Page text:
Friday, May 14, 2010

Robin Hood

A fun and interesting reimagining prequel to the Robin Hood legend we already know. Made for fans of Robin Hood, Russell Crowe, Ridley Scott and imaginative historical action flicks.

Rated PG-13 for some graphic battle violence.

Robin Hood

since the trailers for Ridley Scott’s Robin
first surfaced, everyone’s gripe has been the same.
“Starring Russell Crowe and being directed by Ridley Scott, it looks
more like Gladiator 2 than Robin Hood.” Know this: Robin Hood is far from being a Gladiator sequel and it is nothing
like the Robin Hoods we’ve seen

Scott’s Robin Hood
is highly complex. It begins in France as a huge number of English
crusaders, under the direction of King Richard The Lionheart, raid a
French castle. When King Richard is killed in battle, all of his men
split for the coast, trying to beat the rush to catch a boat across the
channel. While en route to the sea, accomplished archer Robin Longstride
(Crowe) and his group of loyal friends – including Little John (Kevin
Durand, LOST) and Will Scarlett
(Scott Grimes, Band Of Brothers)
– have a run in with French soldiers seeking to destroy the king and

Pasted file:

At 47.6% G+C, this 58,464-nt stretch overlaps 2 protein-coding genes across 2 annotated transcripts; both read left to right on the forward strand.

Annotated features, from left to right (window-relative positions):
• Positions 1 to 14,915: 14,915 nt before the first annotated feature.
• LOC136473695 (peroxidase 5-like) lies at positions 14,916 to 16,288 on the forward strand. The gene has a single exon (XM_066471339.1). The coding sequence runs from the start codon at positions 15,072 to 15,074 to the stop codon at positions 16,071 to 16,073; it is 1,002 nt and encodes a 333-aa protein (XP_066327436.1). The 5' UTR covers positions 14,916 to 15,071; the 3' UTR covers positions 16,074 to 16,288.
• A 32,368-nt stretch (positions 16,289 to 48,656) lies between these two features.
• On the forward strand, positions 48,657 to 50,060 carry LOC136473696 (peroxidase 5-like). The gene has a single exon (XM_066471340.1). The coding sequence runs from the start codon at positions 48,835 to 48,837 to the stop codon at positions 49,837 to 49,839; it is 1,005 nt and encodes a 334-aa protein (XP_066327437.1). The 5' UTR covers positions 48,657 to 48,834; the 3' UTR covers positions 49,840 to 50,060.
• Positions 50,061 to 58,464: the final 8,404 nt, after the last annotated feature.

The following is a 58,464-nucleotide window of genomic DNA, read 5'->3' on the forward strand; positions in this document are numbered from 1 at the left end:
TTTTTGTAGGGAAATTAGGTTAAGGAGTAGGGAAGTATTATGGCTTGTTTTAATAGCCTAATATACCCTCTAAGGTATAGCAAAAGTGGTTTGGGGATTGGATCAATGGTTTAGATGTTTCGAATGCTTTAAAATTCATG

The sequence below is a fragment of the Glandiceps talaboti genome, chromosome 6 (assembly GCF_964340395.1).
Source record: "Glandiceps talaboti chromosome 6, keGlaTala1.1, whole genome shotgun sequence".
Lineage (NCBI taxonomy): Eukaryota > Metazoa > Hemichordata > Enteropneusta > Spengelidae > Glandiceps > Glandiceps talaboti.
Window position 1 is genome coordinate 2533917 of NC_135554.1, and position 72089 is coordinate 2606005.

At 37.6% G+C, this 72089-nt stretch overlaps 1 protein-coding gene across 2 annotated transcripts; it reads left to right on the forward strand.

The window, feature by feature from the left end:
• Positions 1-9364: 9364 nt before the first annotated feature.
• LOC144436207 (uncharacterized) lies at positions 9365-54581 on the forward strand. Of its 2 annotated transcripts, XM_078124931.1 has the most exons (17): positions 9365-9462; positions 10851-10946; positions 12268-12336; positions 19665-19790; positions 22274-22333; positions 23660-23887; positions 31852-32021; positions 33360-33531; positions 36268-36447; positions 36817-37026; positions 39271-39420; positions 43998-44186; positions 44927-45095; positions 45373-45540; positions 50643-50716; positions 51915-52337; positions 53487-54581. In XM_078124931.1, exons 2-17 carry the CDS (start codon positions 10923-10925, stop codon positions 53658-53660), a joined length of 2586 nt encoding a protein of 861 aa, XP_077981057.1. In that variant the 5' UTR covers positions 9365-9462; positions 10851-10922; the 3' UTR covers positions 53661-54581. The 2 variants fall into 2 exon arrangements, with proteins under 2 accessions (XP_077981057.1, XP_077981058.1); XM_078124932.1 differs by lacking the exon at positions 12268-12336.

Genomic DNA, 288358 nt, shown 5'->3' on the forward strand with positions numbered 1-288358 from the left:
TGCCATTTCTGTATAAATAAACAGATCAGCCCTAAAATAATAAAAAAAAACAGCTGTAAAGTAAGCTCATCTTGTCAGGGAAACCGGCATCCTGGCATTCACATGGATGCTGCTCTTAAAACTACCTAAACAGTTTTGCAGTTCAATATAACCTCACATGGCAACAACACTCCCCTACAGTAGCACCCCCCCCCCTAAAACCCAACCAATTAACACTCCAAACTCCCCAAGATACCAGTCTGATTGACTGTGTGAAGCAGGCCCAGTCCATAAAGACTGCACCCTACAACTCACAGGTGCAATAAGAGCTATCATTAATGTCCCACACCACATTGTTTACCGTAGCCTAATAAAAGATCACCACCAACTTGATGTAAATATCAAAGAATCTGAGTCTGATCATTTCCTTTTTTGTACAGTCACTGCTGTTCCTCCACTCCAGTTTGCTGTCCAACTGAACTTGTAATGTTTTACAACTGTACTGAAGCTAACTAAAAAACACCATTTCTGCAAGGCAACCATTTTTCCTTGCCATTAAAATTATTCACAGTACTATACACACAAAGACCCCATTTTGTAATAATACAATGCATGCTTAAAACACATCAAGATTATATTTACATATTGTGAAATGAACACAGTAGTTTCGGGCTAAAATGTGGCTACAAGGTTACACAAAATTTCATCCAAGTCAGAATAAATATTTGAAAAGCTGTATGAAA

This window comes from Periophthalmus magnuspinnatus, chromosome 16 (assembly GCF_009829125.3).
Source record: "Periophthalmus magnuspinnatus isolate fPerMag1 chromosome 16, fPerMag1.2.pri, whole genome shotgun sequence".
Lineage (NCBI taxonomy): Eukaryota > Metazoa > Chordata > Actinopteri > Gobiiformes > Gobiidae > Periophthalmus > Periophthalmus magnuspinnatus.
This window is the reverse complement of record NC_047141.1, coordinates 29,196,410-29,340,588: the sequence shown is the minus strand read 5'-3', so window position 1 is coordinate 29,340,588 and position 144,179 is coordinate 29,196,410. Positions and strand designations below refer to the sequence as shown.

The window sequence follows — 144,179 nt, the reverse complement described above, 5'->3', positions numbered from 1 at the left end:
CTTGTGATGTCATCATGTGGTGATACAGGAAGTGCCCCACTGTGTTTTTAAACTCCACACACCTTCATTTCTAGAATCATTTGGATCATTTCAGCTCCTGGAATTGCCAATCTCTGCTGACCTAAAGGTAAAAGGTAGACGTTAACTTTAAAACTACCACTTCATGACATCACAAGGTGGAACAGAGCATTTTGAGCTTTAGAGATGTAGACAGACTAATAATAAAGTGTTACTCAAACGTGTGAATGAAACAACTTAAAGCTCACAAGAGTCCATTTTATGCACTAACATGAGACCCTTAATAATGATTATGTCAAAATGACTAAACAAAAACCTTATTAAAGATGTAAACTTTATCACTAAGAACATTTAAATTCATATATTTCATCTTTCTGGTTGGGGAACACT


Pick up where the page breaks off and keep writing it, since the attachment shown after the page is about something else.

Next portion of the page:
his army of crusaders. The results of this battle send Robin on a
personal mission to Nottingham, but not without crossing paths with the
king’s royal family and risking his life for the good of others.

the events that happen from this point forward are surprising and fun, I
will refrain from getting into the plot any further.

telling of the adventures of Robin
begins so very differently from those that we have seen in
the past that it is a bit confusing. If you can remember that this is a
reimagining of the characters and their tale, with an open mind
accepting the changes made, then you will find it a fun new twist on the
nearly thousand-year-old myth.

Although Robin Hood is rated PG-13, know that it is more
violent, graphic and racy than most PG-13 movies.

Robin Hood is not, by any means, a
perfect film. But it sure is fun. Cate Blanchett’s Maid Marion is more
in harmony with the women of our times than of those in which the film
is set. Several of the fighting sequences are corny. A few large chunks
of dialogue are hammy. But the refreshing new ideas applied to the Robin Hood mythology mixed with the
complex twists of the film’s plot make it worth watching.

While Robin Hood may not be winning the
most critics over, it did win
this one – and I wont be surprised if most audiences enjoy it the same.

Photo credit: Universal Pictures

4 out of 5

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